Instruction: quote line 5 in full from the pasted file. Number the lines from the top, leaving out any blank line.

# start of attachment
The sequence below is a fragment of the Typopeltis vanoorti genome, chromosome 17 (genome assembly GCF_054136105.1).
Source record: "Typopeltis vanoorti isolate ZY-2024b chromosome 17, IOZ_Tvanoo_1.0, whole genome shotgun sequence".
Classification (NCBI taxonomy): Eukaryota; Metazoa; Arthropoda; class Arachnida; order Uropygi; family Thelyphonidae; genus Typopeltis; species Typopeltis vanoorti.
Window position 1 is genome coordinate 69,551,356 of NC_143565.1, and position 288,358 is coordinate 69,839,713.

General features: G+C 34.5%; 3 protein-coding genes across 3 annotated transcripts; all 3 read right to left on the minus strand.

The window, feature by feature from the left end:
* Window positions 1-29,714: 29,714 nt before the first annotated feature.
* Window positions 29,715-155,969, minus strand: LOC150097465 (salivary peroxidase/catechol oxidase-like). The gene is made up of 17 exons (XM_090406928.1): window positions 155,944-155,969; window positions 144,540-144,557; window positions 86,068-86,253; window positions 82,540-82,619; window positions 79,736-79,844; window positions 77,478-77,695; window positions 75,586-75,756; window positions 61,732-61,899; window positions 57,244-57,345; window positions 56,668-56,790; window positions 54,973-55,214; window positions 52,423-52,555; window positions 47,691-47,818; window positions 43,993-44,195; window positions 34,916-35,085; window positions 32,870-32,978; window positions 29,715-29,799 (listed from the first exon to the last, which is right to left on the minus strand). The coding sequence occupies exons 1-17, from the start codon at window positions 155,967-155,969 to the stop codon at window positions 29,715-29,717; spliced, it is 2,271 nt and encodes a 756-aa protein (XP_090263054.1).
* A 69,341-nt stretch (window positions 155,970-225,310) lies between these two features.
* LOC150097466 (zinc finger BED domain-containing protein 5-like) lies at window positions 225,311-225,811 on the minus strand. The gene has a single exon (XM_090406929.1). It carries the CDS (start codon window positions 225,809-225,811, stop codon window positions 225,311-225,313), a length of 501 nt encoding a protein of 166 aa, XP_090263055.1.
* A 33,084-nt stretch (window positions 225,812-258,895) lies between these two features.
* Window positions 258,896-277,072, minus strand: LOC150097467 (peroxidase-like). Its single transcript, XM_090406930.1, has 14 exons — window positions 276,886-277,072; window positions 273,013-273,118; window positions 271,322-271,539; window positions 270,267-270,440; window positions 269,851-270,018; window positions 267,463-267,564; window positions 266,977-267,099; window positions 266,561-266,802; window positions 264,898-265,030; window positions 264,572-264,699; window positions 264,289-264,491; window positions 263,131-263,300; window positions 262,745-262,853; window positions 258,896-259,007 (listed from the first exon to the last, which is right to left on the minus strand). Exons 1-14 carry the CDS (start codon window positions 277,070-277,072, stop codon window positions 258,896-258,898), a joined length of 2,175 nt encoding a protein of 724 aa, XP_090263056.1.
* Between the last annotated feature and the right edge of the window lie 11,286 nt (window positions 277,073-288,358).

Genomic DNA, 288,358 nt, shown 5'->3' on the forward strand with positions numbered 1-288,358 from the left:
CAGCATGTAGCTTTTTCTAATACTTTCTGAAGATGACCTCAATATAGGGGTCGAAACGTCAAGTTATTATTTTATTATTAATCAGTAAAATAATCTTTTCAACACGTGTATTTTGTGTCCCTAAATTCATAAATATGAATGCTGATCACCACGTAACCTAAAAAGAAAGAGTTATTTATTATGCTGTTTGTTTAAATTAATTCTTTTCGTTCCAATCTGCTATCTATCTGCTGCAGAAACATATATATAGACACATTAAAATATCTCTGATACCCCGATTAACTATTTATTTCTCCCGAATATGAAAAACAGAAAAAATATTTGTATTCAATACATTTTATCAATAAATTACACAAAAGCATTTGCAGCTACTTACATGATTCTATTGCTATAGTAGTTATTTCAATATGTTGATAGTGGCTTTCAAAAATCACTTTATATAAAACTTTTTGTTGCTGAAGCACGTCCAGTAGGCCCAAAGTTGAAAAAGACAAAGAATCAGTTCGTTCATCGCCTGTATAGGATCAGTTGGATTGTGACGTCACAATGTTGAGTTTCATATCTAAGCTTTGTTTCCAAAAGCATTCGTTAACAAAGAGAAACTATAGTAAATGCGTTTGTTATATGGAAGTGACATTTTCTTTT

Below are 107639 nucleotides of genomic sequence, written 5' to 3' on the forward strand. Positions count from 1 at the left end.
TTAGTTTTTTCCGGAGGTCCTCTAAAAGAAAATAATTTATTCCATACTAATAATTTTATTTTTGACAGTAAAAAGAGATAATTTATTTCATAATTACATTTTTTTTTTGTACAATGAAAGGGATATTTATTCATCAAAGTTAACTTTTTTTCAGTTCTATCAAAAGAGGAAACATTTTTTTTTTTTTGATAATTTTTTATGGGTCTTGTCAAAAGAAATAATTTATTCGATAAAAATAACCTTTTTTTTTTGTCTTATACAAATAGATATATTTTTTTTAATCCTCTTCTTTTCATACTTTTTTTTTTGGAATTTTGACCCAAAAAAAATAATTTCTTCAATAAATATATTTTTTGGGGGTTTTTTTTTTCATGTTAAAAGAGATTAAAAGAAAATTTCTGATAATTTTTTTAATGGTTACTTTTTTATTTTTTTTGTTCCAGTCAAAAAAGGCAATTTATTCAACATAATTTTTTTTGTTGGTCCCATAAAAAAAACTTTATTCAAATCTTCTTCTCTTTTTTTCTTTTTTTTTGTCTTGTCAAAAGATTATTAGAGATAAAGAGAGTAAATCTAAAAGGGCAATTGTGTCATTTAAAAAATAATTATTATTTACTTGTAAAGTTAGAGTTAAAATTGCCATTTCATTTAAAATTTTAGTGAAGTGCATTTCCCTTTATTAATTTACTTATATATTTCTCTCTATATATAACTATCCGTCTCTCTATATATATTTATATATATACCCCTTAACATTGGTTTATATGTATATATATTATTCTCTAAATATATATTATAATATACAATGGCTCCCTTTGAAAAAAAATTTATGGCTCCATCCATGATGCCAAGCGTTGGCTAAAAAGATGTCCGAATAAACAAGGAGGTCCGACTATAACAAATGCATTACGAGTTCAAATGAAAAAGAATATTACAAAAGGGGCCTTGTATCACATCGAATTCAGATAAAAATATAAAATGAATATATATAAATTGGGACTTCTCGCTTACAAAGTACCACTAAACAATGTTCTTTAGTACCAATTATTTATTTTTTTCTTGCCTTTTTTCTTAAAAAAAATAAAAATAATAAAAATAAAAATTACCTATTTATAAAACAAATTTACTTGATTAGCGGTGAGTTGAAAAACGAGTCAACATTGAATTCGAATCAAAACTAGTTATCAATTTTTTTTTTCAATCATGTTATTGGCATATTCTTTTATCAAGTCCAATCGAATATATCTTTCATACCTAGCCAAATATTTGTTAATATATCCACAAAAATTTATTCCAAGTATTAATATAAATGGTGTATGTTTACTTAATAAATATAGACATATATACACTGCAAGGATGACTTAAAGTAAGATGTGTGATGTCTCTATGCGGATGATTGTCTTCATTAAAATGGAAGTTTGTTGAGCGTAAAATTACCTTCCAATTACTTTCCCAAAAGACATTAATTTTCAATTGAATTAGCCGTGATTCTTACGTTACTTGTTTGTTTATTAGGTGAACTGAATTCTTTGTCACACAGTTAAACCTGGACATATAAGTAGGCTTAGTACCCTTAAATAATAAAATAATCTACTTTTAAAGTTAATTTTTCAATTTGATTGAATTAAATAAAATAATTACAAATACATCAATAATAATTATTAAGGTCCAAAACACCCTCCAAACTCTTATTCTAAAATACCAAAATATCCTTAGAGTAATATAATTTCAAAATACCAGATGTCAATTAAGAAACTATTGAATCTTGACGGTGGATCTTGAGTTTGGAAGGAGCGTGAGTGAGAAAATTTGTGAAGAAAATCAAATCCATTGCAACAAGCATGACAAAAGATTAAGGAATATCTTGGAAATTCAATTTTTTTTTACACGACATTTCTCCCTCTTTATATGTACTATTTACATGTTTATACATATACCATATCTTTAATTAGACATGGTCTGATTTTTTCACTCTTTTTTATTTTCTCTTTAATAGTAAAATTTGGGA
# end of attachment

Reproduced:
General features: G+C 34.5%; 3 protein-coding genes across 3 annotated transcripts; all 3 read right to left on the minus strand.